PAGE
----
2020-21 32×32: WAC Preview

It’s game week across America! I appreciate all of you for supporting my work this year, and I can smell college basketball in the air! We wrap up our preview series with the two “W” conferences: the WAC and the WCC. Today we dive into the WAC, a league that could have some issues in pandemic times due to the challenges of travel restrictions and how spread-out the league is requiring some commercial air travel. Now that NMSU has a home, it appears the league is ready for takeoff. Let’s dive deep:

  1. New Mexico State – The New Mexico State Aggies of Phoenix (trademark pending) finally hit the practice court, albeit in a different state due to COVID restrictions in New Mexico. While those struggles could hurt chemistry for a team with lots of newcomers, this team should still be far and away the favorite to take home the WAC crown yet again. A talented returning group led by outstanding wing Jabari Rice is a good place to start: Rice made massive strides from his freshman year to become the team’s leading scorer as a sophomore, improving his shooting efficiency and turning into one of the better all-around players on the west coast. Big man Johnny McCants is another veteran who really impacts the game thanks to his tenacity on the glass, an area the Aggies shined a season ago. Well-traveled combo forward Donnie Tillman brings incredibly high upside given his size and skill level, even if he didn’t make the impact some expected at UNLV. Add in a dynamic group of newcomers from the JUCO world like former Mizzou PG CJ Roberts and a healthy Wilfried Likayi, and this is once again one of the deeper rosters in all of mid-major basketball. Past off-court transgressions aside, Chris Jans is a terrific ball coach who I have no doubt will have his team well-prepared for the season despite all the challenges the program has faced with COVID restrictions.

  2. Grand Canyon – Despite not necessarily being a natural regional fit, it’s clear to me that Grand Canyon upgraded on the coaching front by hiring Bryce Drew to replace Dan Majerle. What Majerle did to make this program highly relevant nationally coming up as a little-known D2 program was impressive, but things really stalled in recent years despite the talent level being high. In some ways, it felt like the culture of the program had become more about the GCU brand than GCU basketball, and a guy like Drew with coaching in his blood should be able to press that reset button. Plus, Drew is an accomplished recruiter who will be able to leverage the school’s incredible facilities and fanbase nationwide. What he does with this year’s group will be interesting to watch, as the cupboard certainly isn’t bare. The backcourt duo of Jovan Blacksher and Mikey Dixon should be a good one – Blacksher has work to do as a shooter but lived up to the considerable hype surrounding him out of Shadow Mountain and has the chance to be a program great, while Dixon is a high-level shot-maker who’ll give this offense some explosiveness. Add in a returning all-conference big man in Alessandro Lever, and that’s a pretty darn good place to start. I’m expecting a strong senior season from Oregon State transfer Sean Miller-Moore on the wing: while not a shooter, he ‘s a pogo-stick athlete who is great around the rim. And while I’ve never been high on Oscar Frayer, a new situation under a new coach could be the reset he needs to finally tap into his remarkable talent. If anyone has the talent to significantly challenge NMSU, it’s the Lopes. Can Drew right the ship at a program with such high upside?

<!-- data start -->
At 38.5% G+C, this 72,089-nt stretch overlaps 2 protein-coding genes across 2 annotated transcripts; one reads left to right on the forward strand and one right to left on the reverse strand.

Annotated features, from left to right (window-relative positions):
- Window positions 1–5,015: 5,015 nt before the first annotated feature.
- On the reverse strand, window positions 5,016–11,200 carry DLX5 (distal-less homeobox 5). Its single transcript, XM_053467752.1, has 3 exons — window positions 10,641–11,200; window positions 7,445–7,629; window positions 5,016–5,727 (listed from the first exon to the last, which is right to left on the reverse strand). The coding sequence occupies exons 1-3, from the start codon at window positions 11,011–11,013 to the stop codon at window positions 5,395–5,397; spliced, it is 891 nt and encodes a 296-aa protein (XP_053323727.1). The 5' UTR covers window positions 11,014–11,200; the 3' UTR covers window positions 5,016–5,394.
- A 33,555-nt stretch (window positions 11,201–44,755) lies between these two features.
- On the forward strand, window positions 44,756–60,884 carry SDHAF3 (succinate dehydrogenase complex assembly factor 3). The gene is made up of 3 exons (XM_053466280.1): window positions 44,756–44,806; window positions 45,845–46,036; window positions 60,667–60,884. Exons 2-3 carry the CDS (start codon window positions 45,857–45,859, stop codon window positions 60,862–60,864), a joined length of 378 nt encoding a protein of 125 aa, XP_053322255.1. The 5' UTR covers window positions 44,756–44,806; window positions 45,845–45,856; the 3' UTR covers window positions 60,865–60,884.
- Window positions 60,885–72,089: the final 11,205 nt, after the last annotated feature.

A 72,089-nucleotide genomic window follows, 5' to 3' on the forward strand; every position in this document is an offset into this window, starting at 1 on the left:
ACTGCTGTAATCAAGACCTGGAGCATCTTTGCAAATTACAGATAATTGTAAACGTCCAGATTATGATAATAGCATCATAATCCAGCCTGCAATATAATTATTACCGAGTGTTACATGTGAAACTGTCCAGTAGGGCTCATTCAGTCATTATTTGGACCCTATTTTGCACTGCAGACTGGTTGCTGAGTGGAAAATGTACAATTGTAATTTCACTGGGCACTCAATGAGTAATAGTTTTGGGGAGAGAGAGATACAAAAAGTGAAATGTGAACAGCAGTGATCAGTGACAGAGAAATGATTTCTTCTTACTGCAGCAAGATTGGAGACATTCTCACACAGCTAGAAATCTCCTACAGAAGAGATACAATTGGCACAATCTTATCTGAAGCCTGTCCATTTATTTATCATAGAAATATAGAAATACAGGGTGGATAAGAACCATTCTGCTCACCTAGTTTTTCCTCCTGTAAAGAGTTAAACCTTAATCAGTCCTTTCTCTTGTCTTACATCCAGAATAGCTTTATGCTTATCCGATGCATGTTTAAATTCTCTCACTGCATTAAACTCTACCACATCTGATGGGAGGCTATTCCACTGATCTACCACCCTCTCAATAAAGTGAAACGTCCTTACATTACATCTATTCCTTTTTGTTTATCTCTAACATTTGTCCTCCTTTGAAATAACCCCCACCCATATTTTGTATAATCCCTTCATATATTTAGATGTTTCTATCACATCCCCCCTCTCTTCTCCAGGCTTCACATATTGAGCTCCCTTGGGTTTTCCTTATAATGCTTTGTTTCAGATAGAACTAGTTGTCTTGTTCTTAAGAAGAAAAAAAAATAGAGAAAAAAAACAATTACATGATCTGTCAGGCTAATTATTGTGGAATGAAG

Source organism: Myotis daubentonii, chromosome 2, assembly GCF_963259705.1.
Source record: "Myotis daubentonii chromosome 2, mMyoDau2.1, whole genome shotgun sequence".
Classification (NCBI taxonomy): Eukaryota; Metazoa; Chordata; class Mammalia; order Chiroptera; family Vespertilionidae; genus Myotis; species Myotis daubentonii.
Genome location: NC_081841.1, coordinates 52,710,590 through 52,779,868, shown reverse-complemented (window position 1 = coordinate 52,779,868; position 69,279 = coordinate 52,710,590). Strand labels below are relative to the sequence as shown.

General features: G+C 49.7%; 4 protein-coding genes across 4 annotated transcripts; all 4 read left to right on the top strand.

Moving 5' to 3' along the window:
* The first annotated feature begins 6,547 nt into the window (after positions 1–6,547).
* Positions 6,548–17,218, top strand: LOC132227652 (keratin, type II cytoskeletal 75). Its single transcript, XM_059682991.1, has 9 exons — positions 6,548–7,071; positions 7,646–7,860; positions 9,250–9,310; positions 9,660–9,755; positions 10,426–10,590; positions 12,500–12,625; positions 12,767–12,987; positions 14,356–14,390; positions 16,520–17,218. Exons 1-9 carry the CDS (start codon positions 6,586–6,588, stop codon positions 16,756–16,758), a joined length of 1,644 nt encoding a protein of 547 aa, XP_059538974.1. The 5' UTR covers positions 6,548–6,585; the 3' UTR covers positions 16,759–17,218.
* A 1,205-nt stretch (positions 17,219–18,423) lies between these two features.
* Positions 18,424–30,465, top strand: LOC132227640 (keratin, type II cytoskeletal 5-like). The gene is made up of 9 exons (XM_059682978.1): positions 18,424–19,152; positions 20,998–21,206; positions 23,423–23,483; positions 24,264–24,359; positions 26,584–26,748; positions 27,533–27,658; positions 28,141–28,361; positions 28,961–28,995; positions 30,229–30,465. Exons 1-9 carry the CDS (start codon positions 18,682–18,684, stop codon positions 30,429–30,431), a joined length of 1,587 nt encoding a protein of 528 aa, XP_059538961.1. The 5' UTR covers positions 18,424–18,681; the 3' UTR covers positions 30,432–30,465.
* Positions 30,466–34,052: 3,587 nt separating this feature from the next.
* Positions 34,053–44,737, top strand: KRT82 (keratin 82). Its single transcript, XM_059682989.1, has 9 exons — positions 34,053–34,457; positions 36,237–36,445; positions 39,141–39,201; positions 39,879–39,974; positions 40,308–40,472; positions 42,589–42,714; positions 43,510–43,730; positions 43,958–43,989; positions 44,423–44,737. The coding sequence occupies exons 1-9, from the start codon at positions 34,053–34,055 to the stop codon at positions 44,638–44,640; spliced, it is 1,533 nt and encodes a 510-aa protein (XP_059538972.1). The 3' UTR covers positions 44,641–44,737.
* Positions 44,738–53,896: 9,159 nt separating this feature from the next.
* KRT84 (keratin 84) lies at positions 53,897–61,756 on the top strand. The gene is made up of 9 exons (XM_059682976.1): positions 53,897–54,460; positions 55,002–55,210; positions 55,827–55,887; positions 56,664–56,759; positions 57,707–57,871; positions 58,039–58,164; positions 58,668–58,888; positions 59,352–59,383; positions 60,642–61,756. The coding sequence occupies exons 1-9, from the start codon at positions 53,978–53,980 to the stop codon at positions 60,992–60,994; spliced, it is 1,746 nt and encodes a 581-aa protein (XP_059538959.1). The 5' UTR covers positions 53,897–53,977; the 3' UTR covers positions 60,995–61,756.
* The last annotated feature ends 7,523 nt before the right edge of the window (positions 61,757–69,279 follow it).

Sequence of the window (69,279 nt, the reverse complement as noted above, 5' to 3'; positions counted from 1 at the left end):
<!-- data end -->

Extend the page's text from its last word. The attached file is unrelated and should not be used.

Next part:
3. UTRGV – Lew Hill continues to do a remarkable job of building a program at one of the tougher places to win in America, following up 2018-19’s 20-win campaign with a 9-7 WAC finish in 2020. He should have a competitive squad once again thanks to a star at the point guard spot in Javon Levi and some key transfers. Levi posted the highest assist rate in America last season, a high-level passer who loves to share the ball and probe the defense. He’s not the most efficient shooter, but he does a nice job picking his spots and is also a heck of a perimeter defender. While he loses his two best scorers to distribute to from a season ago in Lesley Varner and Jordan Jackson, there’s still enough talent here to make the Vaqueros interesting. Stony Brook grad transfer Jeff Otchere isn’t the most skilled offensive player, but he is capable of changing a game on defense with his ability to protect the rim and should get plenty of easy looks from Levi in ball screens. Meanwhile, I’m bullish on the addition of WKU transfer Marek Nelson, an active forward with a nose for the ball who was in the rotation for the Hilltoppers and should play a key role for the Vaqueros. Getting consistent scoring from the wing will be critical – perhaps Rickey Nelson (Weber State) can help out there. But Hill will have this team scrapping and clawing all season long.

  4. Cal Baptist – The early pro departure of Milan Acquaah leaves quite the challenge for Rick Croy’s Lancers, but a transfer-heavy batch of newcomers will be expected to step in for a program that has won 37 games in its first two years of D1 play. The Lancers will be largely reliant on guys who are relatively unproven at the D1 level, so this ranking is as much a statement of trust in Croy as it is anything else. Figuring out how to score post-Acquaah is priority numero uno: the talented guard was one of the higher-usage guys in the country, and there isn’t a guy on this roster who can come close to that type of production. Veteran Ty Rowell will likely step into a bigger role, but the likes of Elijah Thomas (Saint Mary’s) and Jermaine Miranda (Hofstra) really need to give this group some scoring pop. I’m intrigued by what a pair of reclamation projects in the frontcourt in Gorjok Gak (Florida) and Russell Barlow (TCU) could bring – neither fit the mold of big scorers, but both have the combination of size and athleticism that is hard to find in the WAC. I trust Croy to have these guys competing, but there will be a learning curve with so many unproven faces.